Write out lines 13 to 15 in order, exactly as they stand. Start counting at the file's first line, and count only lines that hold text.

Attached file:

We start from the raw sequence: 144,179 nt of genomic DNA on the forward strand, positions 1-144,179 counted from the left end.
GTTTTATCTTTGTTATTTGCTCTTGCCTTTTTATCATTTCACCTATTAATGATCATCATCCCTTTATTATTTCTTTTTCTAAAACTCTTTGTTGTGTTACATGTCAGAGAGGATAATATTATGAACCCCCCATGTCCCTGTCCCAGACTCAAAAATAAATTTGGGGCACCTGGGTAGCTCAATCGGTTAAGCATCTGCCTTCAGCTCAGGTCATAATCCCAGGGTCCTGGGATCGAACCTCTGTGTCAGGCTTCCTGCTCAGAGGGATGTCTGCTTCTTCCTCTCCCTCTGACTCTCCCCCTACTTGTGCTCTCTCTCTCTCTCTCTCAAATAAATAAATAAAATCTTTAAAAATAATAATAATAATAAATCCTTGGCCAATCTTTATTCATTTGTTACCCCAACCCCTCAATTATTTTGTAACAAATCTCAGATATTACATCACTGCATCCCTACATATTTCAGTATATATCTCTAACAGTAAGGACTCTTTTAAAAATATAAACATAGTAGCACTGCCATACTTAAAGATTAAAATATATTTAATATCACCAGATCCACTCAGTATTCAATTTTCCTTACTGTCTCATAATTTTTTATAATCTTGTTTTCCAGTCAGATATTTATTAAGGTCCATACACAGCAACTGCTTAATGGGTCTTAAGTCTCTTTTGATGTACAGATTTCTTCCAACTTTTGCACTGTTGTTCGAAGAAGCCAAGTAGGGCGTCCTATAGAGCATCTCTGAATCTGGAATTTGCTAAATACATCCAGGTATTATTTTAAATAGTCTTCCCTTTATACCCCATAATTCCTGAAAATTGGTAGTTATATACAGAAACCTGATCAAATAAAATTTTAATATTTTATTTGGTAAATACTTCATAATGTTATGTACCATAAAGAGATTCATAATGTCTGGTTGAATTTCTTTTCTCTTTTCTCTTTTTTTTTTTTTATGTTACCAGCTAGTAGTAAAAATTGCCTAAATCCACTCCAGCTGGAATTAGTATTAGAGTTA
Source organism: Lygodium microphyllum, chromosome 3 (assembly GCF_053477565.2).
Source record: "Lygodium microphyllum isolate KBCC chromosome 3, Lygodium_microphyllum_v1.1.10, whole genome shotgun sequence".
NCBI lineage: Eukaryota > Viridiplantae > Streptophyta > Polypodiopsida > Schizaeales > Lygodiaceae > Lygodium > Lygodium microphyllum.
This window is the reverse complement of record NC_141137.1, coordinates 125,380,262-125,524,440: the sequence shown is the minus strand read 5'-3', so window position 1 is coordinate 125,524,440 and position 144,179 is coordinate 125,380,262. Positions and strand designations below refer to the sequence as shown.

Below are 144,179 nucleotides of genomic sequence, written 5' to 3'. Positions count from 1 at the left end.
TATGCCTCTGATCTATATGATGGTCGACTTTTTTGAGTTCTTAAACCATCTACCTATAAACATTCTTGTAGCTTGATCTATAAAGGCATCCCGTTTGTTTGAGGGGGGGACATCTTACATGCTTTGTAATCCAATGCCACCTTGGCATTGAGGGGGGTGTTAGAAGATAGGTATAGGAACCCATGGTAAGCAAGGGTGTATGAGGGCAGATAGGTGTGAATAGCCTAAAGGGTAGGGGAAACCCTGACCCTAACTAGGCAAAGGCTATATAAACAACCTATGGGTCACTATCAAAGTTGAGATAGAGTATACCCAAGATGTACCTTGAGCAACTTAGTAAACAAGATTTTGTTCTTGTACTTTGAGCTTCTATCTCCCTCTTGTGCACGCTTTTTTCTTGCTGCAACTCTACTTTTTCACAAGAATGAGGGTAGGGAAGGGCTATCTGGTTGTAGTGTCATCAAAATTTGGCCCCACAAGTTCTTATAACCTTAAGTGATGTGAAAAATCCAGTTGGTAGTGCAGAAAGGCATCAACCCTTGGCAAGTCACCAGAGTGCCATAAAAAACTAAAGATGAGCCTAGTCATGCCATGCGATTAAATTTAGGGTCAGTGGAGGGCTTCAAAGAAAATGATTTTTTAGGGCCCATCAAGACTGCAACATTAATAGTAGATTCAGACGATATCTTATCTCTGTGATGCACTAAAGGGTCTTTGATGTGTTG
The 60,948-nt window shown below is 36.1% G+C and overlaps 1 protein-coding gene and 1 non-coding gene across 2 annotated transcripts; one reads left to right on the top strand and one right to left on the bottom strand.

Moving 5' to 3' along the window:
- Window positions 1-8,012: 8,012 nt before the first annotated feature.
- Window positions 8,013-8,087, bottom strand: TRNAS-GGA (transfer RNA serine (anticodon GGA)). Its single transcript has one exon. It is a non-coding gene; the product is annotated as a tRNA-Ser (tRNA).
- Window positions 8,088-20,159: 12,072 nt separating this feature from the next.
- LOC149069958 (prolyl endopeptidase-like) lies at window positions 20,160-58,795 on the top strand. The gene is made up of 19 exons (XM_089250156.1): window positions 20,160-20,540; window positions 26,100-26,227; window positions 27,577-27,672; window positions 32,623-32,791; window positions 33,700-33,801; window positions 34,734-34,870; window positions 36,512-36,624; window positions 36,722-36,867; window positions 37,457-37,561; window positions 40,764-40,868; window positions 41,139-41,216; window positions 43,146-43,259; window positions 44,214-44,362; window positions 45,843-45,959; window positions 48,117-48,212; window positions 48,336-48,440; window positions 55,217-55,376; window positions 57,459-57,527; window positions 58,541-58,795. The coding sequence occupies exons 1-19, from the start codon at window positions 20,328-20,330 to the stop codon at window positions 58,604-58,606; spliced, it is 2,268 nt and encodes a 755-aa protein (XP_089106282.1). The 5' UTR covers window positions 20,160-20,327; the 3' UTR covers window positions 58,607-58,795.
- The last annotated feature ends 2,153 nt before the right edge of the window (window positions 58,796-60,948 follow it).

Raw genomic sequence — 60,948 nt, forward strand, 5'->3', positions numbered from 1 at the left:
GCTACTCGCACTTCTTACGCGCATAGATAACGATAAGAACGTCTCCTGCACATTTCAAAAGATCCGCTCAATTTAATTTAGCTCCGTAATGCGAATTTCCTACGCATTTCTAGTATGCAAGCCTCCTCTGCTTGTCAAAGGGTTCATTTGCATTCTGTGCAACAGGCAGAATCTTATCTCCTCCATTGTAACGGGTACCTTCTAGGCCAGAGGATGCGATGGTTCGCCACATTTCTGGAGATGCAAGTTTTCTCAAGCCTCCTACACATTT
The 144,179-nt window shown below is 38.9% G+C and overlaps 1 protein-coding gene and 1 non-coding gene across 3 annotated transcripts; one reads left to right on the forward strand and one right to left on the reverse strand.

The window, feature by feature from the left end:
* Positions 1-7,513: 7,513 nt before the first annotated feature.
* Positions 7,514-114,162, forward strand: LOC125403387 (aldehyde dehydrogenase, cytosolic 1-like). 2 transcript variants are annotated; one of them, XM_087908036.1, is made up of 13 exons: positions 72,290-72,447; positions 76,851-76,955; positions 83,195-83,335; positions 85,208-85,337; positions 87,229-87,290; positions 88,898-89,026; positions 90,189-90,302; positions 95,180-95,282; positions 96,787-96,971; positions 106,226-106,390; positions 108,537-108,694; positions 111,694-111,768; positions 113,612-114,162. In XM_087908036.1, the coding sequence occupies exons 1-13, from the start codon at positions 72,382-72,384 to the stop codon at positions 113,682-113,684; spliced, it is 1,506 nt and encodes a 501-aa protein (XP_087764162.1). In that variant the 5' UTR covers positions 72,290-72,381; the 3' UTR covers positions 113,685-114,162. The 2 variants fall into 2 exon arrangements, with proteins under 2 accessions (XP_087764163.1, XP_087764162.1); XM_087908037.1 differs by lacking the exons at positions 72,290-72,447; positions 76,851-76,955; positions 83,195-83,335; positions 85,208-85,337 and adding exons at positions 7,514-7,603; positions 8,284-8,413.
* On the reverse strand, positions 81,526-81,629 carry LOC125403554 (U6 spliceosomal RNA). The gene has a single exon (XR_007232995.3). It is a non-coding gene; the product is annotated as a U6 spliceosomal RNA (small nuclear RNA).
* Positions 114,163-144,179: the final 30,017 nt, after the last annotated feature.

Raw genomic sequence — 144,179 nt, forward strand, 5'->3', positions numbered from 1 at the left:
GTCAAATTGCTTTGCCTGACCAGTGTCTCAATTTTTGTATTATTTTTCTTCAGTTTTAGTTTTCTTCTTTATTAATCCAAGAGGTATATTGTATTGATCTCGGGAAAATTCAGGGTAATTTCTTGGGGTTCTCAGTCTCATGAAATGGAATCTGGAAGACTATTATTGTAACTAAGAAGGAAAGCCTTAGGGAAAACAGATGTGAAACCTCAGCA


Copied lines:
- Window positions 8,088-20,159: 12,072 nt separating this feature from the next.
- LOC149069958 (prolyl endopeptidase-like) lies at window positions 20,160-58,795 on the top strand. The gene is made up of 19 exons (XM_089250156.1): window positions 20,160-20,540; window positions 26,100-26,227; window positions 27,577-27,672; window positions 32,623-32,791; window positions 33,700-33,801; window positions 34,734-34,870; window positions 36,512-36,624; window positions 36,722-36,867; window positions 37,457-37,561; window positions 40,764-40,868; window positions 41,139-41,216; window positions 43,146-43,259; window positions 44,214-44,362; window positions 45,843-45,959; window positions 48,117-48,212; window positions 48,336-48,440; window positions 55,217-55,376; window positions 57,459-57,527; window positions 58,541-58,795. The coding sequence occupies exons 1-19, from the start codon at window positions 20,328-20,330 to the stop codon at window positions 58,604-58,606; spliced, it is 2,268 nt and encodes a 755-aa protein (XP_089106282.1). The 5' UTR covers window positions 20,160-20,327; the 3' UTR covers window positions 58,607-58,795.
- The last annotated feature ends 2,153 nt before the right edge of the window (window positions 58,796-60,948 follow it).